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Sunday's Gospel shows Jesus tending to the whole person through food, instruction and mission

by Sister Laura Zelten

Hospitality is one of the charisms, or gifts, given to the Sisters of St Francis of the Holy Cross.  We are called to welcome others just as Jesus welcomed so many during his earthly life and mission.

One example of His hospitality is mentioned in this Sunday’s Gospel. Set in the early morning hours along the seashore, Jesus prepares bread and fish for his friends. It’s an act of love and care. How many times have we prepared meals for others as a sign of our love? 

There are other examples of “mealtime ministry” in the Gospels: Jesus’ miracle at a wedding feast; the meal at the Pharisee’s house where Jesus forgives a woman’s sins; and the Last Supper where Jesus takes bread and wine, gives thanks, blesses it and shares it.

Jesus concludes the breakfast at the shore with questions about love. He gives little instruction about the mission or what it might involve beyond saying "yes" and trusting God’s love for us and ours for God. This love comes in prayer and in service to others. This is mission with and for the risen Jesus Christ.


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Comments:

CommentBubbleSr. Laura, what a beautiful reflection on ministering to our loved ones through the daily sharing of meals. I must admit as the main meal preparer in our home, I sometimes begrudge the task. You've helped me to turn that around with your thoughtful call to reflect and serve with love. Thank you! -- Ellen

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Reflection for April 28, 2019

Thursday, April 25, 2019

Mercy Sunday message: God loves us at all times

Even if or when we doubt as Thomas did, God relentlessly calls out to us

"Unless I see the mark of the nails in his hands and put my finger into the nail marks and put my hand into his side, I will not believe." ~ Thomas the Apostle (John 20:25, part of Sunday's Gospel)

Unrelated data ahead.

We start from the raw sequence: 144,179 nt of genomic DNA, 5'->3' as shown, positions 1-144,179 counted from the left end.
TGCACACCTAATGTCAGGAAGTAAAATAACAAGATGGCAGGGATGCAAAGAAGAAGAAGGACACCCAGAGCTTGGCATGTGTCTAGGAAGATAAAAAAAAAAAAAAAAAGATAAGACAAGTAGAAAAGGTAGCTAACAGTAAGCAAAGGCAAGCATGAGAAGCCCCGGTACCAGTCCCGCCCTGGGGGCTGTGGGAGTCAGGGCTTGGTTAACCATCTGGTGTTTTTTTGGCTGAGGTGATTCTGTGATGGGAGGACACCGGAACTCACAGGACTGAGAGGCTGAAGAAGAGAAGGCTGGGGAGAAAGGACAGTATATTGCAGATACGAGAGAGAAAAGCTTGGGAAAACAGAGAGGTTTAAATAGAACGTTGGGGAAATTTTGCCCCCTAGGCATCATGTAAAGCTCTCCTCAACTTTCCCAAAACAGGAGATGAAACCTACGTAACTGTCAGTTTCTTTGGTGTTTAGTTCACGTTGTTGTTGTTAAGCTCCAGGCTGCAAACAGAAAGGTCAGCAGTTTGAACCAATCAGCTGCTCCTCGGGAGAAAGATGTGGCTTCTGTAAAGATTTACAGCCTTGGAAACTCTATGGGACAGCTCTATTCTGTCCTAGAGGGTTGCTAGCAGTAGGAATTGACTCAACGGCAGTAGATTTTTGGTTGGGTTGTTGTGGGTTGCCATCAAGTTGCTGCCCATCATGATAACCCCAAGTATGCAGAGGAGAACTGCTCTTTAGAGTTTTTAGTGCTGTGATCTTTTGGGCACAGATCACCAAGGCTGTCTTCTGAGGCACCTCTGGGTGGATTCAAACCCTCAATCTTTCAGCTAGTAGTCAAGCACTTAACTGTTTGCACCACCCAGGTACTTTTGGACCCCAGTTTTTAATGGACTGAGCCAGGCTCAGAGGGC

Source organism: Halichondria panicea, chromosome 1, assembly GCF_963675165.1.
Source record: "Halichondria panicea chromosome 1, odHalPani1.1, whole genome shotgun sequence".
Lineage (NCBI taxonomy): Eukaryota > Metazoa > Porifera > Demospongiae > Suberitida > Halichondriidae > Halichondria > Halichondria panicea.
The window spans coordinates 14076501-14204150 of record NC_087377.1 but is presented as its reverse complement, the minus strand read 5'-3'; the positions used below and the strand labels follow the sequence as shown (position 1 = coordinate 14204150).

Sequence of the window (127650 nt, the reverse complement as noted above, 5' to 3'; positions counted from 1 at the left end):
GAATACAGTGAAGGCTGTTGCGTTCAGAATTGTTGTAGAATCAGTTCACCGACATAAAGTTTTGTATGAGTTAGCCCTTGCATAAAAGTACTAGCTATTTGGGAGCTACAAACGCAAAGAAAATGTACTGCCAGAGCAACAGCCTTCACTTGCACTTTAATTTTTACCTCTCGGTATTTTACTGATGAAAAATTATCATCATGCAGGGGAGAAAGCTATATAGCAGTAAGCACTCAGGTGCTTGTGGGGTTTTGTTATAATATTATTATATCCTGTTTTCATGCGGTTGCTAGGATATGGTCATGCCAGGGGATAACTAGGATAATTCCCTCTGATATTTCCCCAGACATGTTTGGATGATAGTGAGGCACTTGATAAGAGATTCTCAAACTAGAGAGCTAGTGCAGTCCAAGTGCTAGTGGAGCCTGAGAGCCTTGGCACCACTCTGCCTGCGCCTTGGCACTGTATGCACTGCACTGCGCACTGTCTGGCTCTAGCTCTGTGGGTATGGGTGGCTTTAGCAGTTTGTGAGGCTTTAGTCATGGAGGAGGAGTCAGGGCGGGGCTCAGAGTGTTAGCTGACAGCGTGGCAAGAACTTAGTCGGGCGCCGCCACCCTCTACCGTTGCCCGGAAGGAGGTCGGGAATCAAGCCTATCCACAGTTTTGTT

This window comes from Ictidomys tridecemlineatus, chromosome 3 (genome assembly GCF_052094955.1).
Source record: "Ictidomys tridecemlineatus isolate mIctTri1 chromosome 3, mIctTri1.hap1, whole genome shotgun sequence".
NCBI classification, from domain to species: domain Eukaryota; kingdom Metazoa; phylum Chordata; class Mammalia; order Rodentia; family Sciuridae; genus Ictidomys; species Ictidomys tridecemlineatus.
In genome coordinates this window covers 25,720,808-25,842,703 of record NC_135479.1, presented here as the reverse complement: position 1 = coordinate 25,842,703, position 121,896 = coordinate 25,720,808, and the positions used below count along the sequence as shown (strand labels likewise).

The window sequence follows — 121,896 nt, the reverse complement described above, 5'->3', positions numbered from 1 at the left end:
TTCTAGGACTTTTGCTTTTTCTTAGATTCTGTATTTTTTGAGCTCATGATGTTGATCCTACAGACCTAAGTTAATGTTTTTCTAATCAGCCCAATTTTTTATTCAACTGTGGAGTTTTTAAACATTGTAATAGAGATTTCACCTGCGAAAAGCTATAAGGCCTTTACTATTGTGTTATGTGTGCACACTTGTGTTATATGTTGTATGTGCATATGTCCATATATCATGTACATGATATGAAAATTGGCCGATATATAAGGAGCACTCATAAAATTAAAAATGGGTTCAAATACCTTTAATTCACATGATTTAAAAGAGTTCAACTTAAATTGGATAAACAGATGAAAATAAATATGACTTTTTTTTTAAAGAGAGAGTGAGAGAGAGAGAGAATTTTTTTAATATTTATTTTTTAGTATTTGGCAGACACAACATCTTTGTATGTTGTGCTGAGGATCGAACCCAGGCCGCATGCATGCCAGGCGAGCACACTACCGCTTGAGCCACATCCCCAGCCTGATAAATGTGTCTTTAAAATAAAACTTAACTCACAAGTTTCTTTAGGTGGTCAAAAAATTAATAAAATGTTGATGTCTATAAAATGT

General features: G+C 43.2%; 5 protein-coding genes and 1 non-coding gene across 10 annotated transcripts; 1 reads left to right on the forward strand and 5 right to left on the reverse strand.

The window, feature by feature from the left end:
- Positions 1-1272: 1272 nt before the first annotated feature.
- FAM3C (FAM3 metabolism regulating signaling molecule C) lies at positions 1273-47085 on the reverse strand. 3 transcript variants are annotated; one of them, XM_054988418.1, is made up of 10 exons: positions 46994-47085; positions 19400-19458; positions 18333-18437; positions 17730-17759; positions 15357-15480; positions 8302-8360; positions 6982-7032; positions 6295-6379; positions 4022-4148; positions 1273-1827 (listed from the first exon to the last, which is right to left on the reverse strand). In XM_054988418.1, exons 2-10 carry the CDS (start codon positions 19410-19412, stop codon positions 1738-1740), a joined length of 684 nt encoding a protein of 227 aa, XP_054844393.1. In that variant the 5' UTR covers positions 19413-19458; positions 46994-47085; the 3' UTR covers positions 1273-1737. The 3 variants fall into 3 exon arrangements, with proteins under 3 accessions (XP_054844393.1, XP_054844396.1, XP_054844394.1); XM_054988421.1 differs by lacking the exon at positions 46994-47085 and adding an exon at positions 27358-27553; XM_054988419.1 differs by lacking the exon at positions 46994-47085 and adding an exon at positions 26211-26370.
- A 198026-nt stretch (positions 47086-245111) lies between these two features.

Oh, Thomas. Who among us hasn’t had a split-second of doubt especially when life is cruel or doesn’t make any sense. Thankfully, Jesus is relentless in his pursuit of us. Mercy Sunday calls our attention to all that Jesus gives us:

  • “Peace be with you”
  • “Receive the Holy Spirit”
  • “Do not be unbelieving, but believe”

Today, how will my life reflect Thomas’ concluding words: “My Lord and my God!”

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Reflection for April 21, 2019

Wednesday, April 17, 2019

Paradise promised

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Our living Savior is here among us today

by Sister Elise Cholewinski

During this season of Lent I have been teaching a course for the Fox Valley Bible Study. We have been walking through the Passion of Christ according to the Gospel of St. Luke. My study in preparation for each class has provided me with many interesting details. One in particular really struck me. It is the meaning of the word “Paradise”, which is in Jesus' message to the good thief, “Today you will be with me in Paradise.” It is a Persian word, meaning a walled garden. Sometimes a king would invite one of his subjects to walk with him in that garden. The thief received more than a promise of immortality. He was given the honored place of being a companion with Jesus in the garden of heaven.

As we celebrate the high point of the liturgical year this Easter, one of the readings presented to us is the account of the women being confronted by the empty tomb. They are told not to look among the dead for someone who is living. Our feast is not about a Jesus who rose from the dead a long time ago. To look for a historical Jesus is like walking into an empty tomb. That’s not where He is. We glory instead in the Lord who IS risen, present to us now in Word, sacrament, the community of the baptized, the poor, and the stranger.

It is particularly in the Eucharist that the Risen Lord appears to us. As we engage in this deep mystery at the table of His banquet, let us make of our hearts a walled garden, where as His honored companions, we enjoy the intimacy of His Presence.

Reflection question

If you had to write a Resurrection account of your own identification of Jesus in a poor person or a stranger, what would your story describe?